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Rosette Nebula
Object Information:

The Rosette Nebula (NGC 2237, NGC 2238, NGC 2239 and NGC 2246)

Object Type - Emission nebula with open cluster (NGC 2244) Constellation - Monoceros The Rosette Nebula is a large emission nebula located in the constellation of Monoceros. The brighter portions of the Rosette have been assigned different NGC numbers: 2237, 2238, 2239, and 2246. The cluster of stars at the center of the Rosette, collectively known as NGC 2244, are super-hot O-type stars which provide the ultraviolet radiation which causes the gas of the nebula to glow. It is believed that the radiation pressure from the stars of NGC 2244, which formed from the nebula, is the cause of the central hole. Astronomers also believe that the central stars formed less than 1 million years ago and that the intense stellar wind from these stars is presently dissipating the nebula. The Rosette Nebula is believed to be 5,500 light years distant with an estimated diameter of 130 light years. Follow this link for more information on the Rosette Nebula: http://www.seds.org/messier/xtra/ngc/n2244.html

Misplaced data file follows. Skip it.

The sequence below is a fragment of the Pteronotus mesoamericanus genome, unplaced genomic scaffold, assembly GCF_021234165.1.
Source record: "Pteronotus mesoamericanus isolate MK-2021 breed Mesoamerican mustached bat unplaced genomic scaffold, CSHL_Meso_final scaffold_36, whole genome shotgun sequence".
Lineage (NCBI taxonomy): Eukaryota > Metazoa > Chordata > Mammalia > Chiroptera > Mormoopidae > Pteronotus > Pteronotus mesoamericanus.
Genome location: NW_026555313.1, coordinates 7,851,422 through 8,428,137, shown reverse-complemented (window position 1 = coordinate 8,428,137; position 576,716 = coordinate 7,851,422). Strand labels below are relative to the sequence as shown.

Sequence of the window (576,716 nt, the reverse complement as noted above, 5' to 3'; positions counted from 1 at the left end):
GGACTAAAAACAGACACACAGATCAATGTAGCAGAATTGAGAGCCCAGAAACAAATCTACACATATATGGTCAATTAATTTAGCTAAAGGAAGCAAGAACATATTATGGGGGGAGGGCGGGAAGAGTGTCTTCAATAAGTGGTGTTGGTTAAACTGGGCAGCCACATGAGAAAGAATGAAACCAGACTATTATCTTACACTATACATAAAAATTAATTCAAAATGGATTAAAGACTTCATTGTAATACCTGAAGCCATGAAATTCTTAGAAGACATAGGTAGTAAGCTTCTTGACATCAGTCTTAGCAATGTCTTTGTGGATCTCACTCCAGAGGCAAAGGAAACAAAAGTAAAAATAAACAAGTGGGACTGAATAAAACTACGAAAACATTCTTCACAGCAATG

Image date:

December 23-24, 2006 and December 24-25, 2006

Exposure Information:

RGB filtered image - 2.4 hours per color channel.

Imaged at:

Vallecito County Park, Anza-Borrego Desert, San Diego County, California

Equipment:

Optics - Takahashi Epsilon 160 f/3.3 astrograph Mount - Astro-Physics AP 1200 GTO Camera - SBIG ST-2000XM